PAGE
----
Before we start, I am not a Liverpool or Luis Suarez fan. I promise! I was fortunate enough to attend Sunday’s demolition game between Liverpool and Tottenham. Although curious to see two coaches I admire, Brendan Rodgers and Andre Villa Boas, set up their teams, I could not wait to see Luis Suarez up close. Working with a fanatical Liverpool fan and knowing a fair few at home also, I have found myself surrounded with a Suarez fan club almost everywhere I turn. I walked away from White Hart Lane however, with a greater appreciation of how much actually goes into his game. Talent is obviously there, but it is only a starting point. I have chosen three areas in Suarez’s game that impressed me the most. I also found a goal or two to show how he has done this in previous games. You are what you repeatedly do, and Luis Suarez certainly proves this theory.
THE OUTLET OPTION
One of Suarez’s most talked about strengths is his work rate off the ball. He is known for harassing defenders in possession and never giving them a second to be comfortable or to relax. Sunday was no exception, but I was really impressed by the position he took when the opposition had beaten the first two lines of Liverpool pressure and were further up the field. Most center forwards will stand on the halfway line, watch the game, and offer support as a reaction to when their team wins the ball. Suarez does a lot more than that. When Spurs were on the attack, he always got himself in line with the ball. Although still 40 plus yards from the play at times, he offers his teammates an outlet pass as soon as they win possession. You can see in the diagram below how he does this.
The benefit of doing this is that his teammates know exactly where he is, he is always expecting the ball, and Liverpool can counter in the blink of an eye. This did not result in a goal on Sunday but led to numerous Liverpool counters and, at the same time, prevented Spurs from sustaining attacks. Below you can see Suarez doing this to devastating effect against Norwich. If you can turn defense into attack with one outlet pass, how dangerous does your team become and how difficult do you become to defend against?
DIAGONAL PASS INTO DANGER ZONE
Spurs and Villa Boas were heavily criticized on Sunday for playing a high line, not pressing the ball, and allowing runners in behind. I felt Liverpool, and Suarez in particular, were even more dangerous when Spurs dropped deeper and conceded space in front of their back four. This scenario, when Liverpool enjoyed spells of possession, allowed Suarez to receive the ball in a danger zone when he could turn and create. The difference from the outlet ball is that this has to be a diagonal pass which allows him to open up, rather than a straight ball which would invite pressure. In the diagram below, I have highlighted the area in front of the back four that Suarez will attempt to receive the ball from a diagonal pass.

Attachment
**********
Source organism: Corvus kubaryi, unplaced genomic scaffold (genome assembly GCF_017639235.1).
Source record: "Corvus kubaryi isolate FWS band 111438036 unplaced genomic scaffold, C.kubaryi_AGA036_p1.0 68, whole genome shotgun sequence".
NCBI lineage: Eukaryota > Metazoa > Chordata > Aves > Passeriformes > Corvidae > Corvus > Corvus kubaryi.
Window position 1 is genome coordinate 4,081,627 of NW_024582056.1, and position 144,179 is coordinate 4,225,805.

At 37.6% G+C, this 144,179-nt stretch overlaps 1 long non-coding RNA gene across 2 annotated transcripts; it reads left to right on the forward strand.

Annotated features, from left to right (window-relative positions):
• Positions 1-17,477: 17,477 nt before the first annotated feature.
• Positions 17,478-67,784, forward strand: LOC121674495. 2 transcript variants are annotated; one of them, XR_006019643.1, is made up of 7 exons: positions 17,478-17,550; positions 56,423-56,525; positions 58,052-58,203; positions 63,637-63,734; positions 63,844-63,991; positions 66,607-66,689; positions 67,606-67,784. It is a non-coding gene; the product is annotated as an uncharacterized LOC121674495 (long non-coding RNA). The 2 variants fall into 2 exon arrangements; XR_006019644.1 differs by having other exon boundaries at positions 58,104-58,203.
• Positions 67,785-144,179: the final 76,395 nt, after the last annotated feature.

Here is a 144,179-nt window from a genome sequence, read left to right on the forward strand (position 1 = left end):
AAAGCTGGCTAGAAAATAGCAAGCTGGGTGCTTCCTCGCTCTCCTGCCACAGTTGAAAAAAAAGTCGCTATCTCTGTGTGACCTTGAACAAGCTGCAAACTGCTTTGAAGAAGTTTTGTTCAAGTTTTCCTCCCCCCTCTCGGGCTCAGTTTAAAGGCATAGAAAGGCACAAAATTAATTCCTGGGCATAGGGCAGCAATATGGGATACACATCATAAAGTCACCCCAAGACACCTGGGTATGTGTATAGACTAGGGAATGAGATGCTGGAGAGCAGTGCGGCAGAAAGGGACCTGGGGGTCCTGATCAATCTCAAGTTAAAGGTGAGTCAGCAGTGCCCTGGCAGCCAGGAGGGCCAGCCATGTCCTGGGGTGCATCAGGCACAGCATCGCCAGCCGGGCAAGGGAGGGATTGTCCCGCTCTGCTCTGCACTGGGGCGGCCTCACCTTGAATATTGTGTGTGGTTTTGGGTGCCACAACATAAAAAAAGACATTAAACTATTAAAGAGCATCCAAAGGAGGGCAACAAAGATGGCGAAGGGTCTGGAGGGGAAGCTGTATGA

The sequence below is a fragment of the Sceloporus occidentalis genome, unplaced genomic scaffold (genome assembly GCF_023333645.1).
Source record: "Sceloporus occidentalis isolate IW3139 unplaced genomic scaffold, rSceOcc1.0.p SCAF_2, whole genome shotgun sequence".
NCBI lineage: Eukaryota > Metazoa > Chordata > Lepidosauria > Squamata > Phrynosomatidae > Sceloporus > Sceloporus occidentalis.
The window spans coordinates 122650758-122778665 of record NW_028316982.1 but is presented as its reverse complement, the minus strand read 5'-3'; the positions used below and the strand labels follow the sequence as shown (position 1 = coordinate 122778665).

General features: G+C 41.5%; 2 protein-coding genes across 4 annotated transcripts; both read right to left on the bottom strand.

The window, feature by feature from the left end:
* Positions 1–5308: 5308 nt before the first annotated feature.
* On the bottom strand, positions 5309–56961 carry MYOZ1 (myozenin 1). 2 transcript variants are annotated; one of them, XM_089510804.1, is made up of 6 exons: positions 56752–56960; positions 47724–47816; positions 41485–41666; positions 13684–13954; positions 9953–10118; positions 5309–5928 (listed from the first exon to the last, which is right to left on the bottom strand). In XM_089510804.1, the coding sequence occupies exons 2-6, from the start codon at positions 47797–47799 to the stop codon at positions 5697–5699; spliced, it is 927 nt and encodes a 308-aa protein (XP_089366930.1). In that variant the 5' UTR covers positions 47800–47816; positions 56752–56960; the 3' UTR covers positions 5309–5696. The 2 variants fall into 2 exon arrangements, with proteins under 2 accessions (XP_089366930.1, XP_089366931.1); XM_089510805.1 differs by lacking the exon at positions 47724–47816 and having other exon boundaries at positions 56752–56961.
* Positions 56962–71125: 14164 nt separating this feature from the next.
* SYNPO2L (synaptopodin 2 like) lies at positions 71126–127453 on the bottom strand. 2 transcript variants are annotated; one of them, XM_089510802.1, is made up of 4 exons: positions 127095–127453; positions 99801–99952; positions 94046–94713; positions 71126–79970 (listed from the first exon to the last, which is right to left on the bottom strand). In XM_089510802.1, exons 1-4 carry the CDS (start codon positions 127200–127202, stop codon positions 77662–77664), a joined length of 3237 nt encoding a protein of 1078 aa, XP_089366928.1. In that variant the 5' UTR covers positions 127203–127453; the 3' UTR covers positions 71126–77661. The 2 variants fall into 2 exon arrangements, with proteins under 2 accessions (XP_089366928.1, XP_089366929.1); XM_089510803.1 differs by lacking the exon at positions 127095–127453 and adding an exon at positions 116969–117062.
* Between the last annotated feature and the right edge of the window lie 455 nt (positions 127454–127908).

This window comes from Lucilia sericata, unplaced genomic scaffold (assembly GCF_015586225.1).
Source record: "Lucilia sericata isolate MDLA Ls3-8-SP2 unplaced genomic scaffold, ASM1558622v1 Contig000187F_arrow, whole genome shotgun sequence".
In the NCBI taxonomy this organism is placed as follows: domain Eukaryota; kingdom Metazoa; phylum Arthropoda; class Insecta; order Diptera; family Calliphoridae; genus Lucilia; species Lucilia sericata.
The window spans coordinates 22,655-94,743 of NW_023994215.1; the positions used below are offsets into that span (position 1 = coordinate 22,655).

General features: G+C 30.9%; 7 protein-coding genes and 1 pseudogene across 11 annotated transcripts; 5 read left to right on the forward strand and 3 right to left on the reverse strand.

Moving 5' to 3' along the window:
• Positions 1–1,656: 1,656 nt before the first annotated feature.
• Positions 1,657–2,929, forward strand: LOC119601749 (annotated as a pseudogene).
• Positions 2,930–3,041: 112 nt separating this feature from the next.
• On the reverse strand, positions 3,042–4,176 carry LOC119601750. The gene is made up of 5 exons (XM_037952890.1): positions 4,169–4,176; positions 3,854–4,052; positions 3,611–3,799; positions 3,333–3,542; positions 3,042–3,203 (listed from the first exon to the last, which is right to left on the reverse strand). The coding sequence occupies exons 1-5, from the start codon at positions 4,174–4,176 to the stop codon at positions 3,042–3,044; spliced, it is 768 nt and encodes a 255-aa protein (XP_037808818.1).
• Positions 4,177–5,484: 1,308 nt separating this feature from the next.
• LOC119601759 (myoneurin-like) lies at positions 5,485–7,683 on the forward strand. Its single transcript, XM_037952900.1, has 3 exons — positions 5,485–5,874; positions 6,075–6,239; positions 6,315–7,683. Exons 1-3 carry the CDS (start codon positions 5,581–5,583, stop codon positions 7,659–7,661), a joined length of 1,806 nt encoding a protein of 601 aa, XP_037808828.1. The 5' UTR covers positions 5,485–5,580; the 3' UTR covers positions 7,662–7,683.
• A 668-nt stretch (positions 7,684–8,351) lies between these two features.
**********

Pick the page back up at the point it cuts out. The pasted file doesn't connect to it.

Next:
In the video below, you can see Suarez doing this against QPR last season. Watch the replay to see his opposite movement to create a couple of yards of space, and then once he faces up a defender there is only one outcome!
Working With Wide Players
Another interesting aspect of Suarez’s game on Sunday was his relationship with wide players when they cut inside. Often center forwards become static when this happens and wait and see what the wide player will do before reacting to it. Suarez, like most parts of his game, sees this action as a trigger to get across his defender and wants the ball ‘slipped’ in for him to do damage. Again, he starts on the furthest central defender so not to kill his space, then as soon as the outside player cuts in, Suarez makes his run. The timing of the run and the intent of getting into a danger area to score makes it such a tough thing to do. Below you can see a diagram of the run and the movement from the wide player.
Another good example of him doing this earlier on in the season is below against Fulham.
On one hand, I did not learn anything new on Sunday. Suarez’s movement is outstanding, world class, almost impossible to stop. However, what I got to see up close was how intelligent and purposeful his movement is. That is what makes him a great player. At no stage of a game does Luis Suarez ‘switch off’ or take it easy. He is always looking at how he can receive a ball and then look to create something – whether the ball is in a central area, at the feet of a wide player, or even 100 yards from goal. Hard work is only the beginning. Add to that skill and technical qualities, appreciation of what his teammates will do within the system, and a single minded determination to score at every opportunity, and there you have it – a one off. I thoroughly enjoyed watching him. I wish every defender, team, and coach, the very best of luck trying to stop him.